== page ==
If you are reading this article, chances are that you know more about Near Field Communications than I do...after all, this technology has been around for decades and there are probably more entities dedicated to evangelizing it than there are consumers who pay using NFC wallets.
Nonetheless, I will share the lens through which I look at this new technology. It's a distillation of many years of observations and first hand experiences...and since we live in a 140-character world, I offer it you in quick sound-bites:
First, the headline:
NFC is here to stay. It is an enabling technology that will spawn many consumer applications in mobile engagement; payments may not be one of them. Despite the fatigue that some in the industry might be feeling, we are just getting started, and the future is bright!
Let's cut to the chase...who are the 'winners' and 'losers'?
The only winners so far are the NFC chip makers, even thought they might still complain that they aren't selling enough of them. At least they made something off the ones they sold. Those who bought them haven't made any money at all, or at least not as much as they had thought they would. Clearly, the NFC chip-makers are making hundreds of millions of dollars selling pieces of silicon that may or may not ever get used by a consumer in their lifetime (considering the shortening lifespan of mobile phones).
On the other hand, the losers are those that have spent hundreds of millions of dollars on NFC related activities...not on the chips themselves, but on wallets, joint ventures and consultants that were supposed to monetize these new chips in mobile phones. Of course, they obviously won't accept they have lost yet, but we can't expect them to.
How about the 'business model'? Is there one?
Of course, there is. It's similar to the one that we had in 2004 when VGA-resolution cameras found their way into mobile phones. What was once a big cost ($5) to absorb is now table stakes. The entities that have made money (think Instagram) or making money off the humble phone camera have had nothing to do with the decision to put the camera into mobile phones in the first place. NFC is no different. Every business case about NFC is just a theory until we have lots of people using NFC in their daily lives, at which point those will all become failed theories.
It's still the most secure payment technology, right?
Yes, just as broccoli is the most nutritious dessert. The NFC-SE level of security already exists in phones that don't have NFC. It's called the SIM, and it's been in there almost ever since phones have been around. Let's also remember that it's the weakest link in the payments chain that results in fraud; a triple reinforced door lock cannot prevent intruders from entering the house through an open window.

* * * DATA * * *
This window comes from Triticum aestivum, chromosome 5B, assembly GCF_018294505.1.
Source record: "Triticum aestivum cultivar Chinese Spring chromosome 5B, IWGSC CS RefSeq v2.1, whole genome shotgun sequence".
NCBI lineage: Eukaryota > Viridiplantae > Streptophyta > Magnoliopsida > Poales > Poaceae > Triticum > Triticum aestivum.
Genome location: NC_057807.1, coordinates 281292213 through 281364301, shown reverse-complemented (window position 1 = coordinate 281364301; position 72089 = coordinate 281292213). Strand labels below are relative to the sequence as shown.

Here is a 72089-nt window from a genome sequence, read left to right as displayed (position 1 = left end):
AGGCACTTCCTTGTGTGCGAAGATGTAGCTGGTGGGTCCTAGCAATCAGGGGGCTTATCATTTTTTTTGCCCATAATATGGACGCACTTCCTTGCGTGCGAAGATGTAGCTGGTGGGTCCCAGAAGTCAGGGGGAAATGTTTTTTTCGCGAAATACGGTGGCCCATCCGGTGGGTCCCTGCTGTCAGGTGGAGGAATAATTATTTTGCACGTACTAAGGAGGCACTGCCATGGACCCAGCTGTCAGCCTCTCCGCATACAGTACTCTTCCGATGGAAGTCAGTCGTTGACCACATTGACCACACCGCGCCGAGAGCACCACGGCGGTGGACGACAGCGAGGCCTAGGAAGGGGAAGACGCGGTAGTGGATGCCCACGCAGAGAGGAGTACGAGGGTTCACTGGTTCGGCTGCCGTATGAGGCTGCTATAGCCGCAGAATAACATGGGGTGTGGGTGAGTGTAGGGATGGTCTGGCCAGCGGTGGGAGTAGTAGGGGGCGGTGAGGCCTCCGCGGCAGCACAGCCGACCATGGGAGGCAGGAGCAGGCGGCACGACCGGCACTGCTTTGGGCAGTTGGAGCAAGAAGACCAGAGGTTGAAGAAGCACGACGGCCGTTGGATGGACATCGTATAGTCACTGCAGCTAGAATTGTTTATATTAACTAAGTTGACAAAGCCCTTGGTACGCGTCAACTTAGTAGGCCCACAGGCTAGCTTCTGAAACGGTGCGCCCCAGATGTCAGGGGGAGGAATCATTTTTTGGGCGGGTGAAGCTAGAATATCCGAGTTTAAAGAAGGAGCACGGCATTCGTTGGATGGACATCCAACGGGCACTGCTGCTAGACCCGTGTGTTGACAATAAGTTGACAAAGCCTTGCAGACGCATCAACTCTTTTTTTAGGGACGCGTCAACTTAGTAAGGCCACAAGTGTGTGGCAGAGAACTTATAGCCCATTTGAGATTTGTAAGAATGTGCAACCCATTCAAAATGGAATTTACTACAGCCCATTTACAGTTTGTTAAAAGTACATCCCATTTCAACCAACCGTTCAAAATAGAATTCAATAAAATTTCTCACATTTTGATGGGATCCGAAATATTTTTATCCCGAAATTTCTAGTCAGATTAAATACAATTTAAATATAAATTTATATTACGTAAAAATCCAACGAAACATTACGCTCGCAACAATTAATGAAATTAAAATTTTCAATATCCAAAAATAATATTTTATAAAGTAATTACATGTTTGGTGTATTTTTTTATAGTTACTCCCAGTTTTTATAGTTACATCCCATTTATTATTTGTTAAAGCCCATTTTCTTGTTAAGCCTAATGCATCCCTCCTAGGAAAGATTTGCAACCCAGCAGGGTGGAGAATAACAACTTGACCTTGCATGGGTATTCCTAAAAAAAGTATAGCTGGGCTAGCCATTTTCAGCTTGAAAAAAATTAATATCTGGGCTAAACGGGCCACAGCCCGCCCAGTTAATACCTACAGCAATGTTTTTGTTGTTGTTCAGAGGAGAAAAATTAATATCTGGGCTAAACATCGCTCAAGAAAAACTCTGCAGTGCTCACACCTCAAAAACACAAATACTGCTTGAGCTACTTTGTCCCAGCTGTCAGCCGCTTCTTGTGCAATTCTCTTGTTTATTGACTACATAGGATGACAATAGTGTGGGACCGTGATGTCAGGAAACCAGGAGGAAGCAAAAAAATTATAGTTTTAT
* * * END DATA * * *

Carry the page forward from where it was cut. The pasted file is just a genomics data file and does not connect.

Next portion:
Wait, the mobile phone was supposed to revolutionize financial services?
It's already doing it...no, i am not being sarcastic...remember that humble camera? It's being used to deposit checks, make payments (as in at Starbucks), verify ID during account opening, etc. etc. And the location fix and other mobile device/network attributes are making it easy to authenticate users and transactions of the financial variety. And the the fingerprint sensor...OK, the jury is still out on that, but you get the point.
So, why are you still optimistic about NFC?
Because there is a part of NFC that is relatively unencumbered by industry feuds and faulty (or perhaps disingenuous) business models. The contactless communications component of the NFC stack, which is independent of the secure element and it's retinue of courtiers (TSM, wallet, keys, etc.), offers a compelling and jargon-free capability for consumer engagement. It enables the casual tap, the ease of discovery, an intuitive way to engage via the mobile phone...
...The "Click" in the Real World!
This is truly the killer app for NFC. This is an example of why i believe NFC will not go the way of infra-red in phones. NFC is bringing the world of advertising into the fold of mobile commerce, without depending on the payments 'hook'. Companies like thinaire, Tapit and Tagtual are paving the way.
NFC may or may not be about 'tap and pay', but it's definitely about 'tap to engage'.